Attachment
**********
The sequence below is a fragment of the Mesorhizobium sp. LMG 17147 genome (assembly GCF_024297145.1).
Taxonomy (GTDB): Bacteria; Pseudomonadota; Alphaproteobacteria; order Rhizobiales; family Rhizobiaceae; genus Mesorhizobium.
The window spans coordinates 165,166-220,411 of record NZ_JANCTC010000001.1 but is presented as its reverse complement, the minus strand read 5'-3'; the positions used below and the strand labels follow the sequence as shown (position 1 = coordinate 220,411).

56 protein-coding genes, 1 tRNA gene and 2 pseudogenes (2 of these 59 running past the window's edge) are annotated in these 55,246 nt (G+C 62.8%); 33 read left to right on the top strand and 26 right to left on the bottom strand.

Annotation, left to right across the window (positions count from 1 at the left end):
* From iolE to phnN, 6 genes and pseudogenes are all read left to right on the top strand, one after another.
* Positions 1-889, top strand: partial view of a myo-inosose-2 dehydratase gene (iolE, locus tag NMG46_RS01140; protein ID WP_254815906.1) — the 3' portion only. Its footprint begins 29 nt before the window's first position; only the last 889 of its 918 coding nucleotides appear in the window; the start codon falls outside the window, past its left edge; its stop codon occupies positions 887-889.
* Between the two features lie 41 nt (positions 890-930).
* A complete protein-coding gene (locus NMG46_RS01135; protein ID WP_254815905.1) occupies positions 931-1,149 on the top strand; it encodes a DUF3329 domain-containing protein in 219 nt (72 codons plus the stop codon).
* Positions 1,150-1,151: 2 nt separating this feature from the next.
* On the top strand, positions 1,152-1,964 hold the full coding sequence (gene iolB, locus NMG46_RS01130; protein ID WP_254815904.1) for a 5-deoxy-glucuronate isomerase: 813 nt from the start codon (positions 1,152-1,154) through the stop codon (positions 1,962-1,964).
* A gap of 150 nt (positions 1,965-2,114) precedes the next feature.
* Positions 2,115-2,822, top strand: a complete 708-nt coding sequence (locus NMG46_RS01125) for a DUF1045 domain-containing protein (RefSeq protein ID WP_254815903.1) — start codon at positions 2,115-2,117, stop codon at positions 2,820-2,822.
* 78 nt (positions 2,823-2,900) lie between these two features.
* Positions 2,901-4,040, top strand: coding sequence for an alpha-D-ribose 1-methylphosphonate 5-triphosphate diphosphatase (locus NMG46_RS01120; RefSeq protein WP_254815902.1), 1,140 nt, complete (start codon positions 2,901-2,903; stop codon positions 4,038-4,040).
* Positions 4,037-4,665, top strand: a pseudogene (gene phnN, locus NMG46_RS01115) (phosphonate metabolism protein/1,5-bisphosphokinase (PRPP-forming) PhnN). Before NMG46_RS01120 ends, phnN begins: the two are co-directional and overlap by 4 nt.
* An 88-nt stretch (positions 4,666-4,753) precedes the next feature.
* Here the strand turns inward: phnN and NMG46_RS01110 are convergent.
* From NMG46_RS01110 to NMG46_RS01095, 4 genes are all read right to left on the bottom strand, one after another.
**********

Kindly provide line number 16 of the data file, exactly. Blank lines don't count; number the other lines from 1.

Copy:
* Positions 4,037-4,665, top strand: a pseudogene (gene phnN, locus NMG46_RS01115) (phosphonate metabolism protein/1,5-bisphosphokinase (PRPP-forming) PhnN). Before NMG46_RS01120 ends, phnN begins: the two are co-directional and overlap by 4 nt.